Balancing the Swarovski ATX-95

I recently purchased the Swarovski ATX-95 30-70X spotting scope for some no excuses bird watching !

Next of course would be some method to take photos.  After seeing a great bird, who doesn’t want a photo or video to capture the moment?  Lots of scope to camera adapter methods exist, from smart phone adapters, to compact camera adapters to full DSLR adapters.  Being primarily a DSLR user, I opted to go the DSLR adapter route.

Over the years, there have been a myriad of methods to adapt cameras to scopes, including DSLRs.  Swarovski’s present version introduced in 2012 is to recommend the use of their TLS APO adapter.  This is basically a fixed focal length (about 30mm), fixed aperture (around f5.6) and fixed focus distance (around 2 feet) lens that you can quickly mount on your camera with a T2 adapter and slide over the eyepiece of your scope.  From this point on you will have manual focus using the scope’s focus mechanism.  If your camera is in aperture priority mode you will also have auto exposure.  My D810 automatically switches to Center Weighted Metering.  Spot Metering can also be selected.  The Swarovski TLS APO adapter vignettes on a full frame camera.  But crop mode cameras will work, and Nikon lets you select a number of crop modes on their full frame cameras.  The 1.2 crop mode works with correctable minor vignetting, and the 1.5 crop mode works with no vignetting.

By the way, don’t expect any keepers if you take photos with your DSLR and the Swarovski TLS APO lens attached.  There is an unfortunate YouTube video posted on the Internet which suggests you can use the TLS APO adapter as a 30mm lens.  This is not true.  You will have to guess the fixed focus distance (around 2 feet) and the depth of field is fairly shallow.  But Swarovski should know the characteristics of their scope well, so focusing on the image the scope projects should be designed in to this adapter and it should serve it’s function well.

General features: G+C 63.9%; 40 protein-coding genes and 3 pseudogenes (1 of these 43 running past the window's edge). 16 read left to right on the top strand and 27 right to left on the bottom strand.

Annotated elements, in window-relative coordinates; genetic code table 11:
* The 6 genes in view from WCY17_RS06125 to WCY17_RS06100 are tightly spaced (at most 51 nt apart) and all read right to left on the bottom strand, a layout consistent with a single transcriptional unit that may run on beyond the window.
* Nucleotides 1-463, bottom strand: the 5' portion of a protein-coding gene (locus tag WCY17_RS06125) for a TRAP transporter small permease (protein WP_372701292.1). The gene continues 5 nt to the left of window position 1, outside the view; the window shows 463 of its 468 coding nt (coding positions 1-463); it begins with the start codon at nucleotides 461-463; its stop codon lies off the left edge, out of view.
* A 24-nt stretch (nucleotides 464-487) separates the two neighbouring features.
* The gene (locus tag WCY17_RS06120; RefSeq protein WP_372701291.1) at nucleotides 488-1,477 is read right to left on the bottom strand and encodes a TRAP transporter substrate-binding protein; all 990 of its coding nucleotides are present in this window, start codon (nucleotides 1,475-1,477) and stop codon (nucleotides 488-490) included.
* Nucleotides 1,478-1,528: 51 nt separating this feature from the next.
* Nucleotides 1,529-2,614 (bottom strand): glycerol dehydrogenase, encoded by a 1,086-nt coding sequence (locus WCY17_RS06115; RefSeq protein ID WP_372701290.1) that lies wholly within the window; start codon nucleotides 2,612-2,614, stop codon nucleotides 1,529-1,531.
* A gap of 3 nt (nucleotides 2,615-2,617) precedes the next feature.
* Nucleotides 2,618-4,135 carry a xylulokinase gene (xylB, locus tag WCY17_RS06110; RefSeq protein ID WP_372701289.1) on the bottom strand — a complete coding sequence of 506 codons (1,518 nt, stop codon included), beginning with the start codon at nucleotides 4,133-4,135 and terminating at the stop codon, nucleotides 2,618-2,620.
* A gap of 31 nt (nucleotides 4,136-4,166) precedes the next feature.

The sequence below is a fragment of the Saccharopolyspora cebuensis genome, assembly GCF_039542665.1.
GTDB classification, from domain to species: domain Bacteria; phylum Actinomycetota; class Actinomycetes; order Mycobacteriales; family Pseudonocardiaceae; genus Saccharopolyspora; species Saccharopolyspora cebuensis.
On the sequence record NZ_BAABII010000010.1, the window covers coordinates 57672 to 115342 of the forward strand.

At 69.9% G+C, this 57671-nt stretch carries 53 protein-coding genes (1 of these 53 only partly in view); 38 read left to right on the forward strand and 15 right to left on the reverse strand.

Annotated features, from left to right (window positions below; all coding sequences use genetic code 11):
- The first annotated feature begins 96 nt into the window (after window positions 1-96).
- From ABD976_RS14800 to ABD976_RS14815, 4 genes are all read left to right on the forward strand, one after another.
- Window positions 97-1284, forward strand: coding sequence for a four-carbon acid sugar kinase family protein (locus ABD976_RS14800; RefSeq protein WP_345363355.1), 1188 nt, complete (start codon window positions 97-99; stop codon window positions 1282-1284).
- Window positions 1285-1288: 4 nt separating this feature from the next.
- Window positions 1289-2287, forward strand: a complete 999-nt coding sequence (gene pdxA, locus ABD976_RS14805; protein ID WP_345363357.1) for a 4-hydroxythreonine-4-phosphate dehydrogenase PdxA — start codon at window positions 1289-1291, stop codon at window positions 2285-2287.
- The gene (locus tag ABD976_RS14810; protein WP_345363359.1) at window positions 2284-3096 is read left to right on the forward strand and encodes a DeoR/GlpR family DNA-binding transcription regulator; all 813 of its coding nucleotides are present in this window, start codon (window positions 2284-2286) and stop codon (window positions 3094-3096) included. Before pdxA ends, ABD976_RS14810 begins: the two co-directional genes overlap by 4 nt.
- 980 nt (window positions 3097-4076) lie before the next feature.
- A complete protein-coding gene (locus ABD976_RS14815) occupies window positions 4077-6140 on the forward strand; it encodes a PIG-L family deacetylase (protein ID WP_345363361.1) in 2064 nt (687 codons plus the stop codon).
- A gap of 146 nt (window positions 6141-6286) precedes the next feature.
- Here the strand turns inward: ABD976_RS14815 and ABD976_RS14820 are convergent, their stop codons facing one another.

But now we have the issue of how to quickly switch the balance point between a scope with no camera attached, or one with a relatively heavy DSLR attached.  The ATX-95 30-70X weighs in at about 2.1KG without camera, and the Nikon D810 weighs about 0.9KG body only.  This is pretty close to what many other DSLRs will weigh, although some will be a bit lighter.  This is actually a bit over spec for the selected video head, but is still workable.

The Manfrotto MVH500AH Fluid Video Head is one of the most popular heads for birding scopes.  It balances a weight typical of many scopes (spec’d is 2.4KG with 55mm center of gravity), without being overly expensive or heavy.  So I went down this route, but the first obstacle is how to balance the very different centers of gravity of the scope without camera, and the scope with camera.  After trying several different lengths of Manfrotto plates at a camera store, we gave up with the realization that nothing in stock provided enough movement range to balance the scope.

But an inspirational switch to the Arca-Swiss mounting system gave us all the flexibility we needed.  First shown is the scope without the camera mounted on the Manfrotto head with Manfrotto plate, but with an Arca-Swiss adapter and long Arca-Swiss rail attached.  There could be many choices among long rails, but I purchased a Sunwayfoto DPG-210 Multi-Purpose Rail.  It’s nicely made and I found their service to be good.  Also there could be many Arca-Swiss adapters to chose from, but I purchased a Sunwayfoto DDC-60i Screw-knob Clamp.  It should be noted that all of this was tried out and fitted at a traditional brick-and-mortar camera store with the assistance of a knowledgable salesperson.  In this way we both knew everything worked.  Mail order has it’s place, but good old fashioned hands on is still the best.

ATX-95 DSC_0472

Now shown is the balance point without camera.

ATX-95 Balance DSC_0474

Next up is the same setup but with the Swarovski TLS APO adapter and Nikon D810.

ATX-95 TLS DSC_0478

Now notice the balance point with the camera, it is far forward of the prior balance point.  Yet, it is easy to quickly adjust the balance point with a half turn on the Arca-Swiss adapter and by moving the long Arca-Swiss rail.

ATX-95 TLS Balance DSC_0480

Now we have a system without being too expensive or heavy that can rapidly adjust balance points depending on the camera system attached to the scope, whether it be DSLR adapter or compact camera adapter or iPhone adapter.  And as a bonus, since our mounting system has now been converted to Arca-Swiss we can mount any normal DSLR with telephoto lens via the Arca-Swiss mounting system (within the weight limits of the Manfrotto head).

With DLSR Lens DSC_0489

Now in all fairness to Swarovski, they do make a balancing rail, the SSR II Balance Rail.  But this is a bit more expensive and doesn’t give you the option to mount either Manfrotto or Arca-Swiss plates, but only Swarovski scopes.

Good birding !

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4 Responses to “Balancing the Swarovski ATX-95”

  1. Ronnie Ooi says:

    Cool stuff !

  2. Laveda says:

    Excellent information; just what I needed to help me with my purchase!

  3. huub says:

    “By the way, don’t expect any keepers if you take photos with your DSLR and the Swarovski TLS APO lens attached”

    why is that? (too high ISO necessary?).

  4. huub says:

    soorry, wrong question. Now I understand…. (you cant take photo with TLS APO alone

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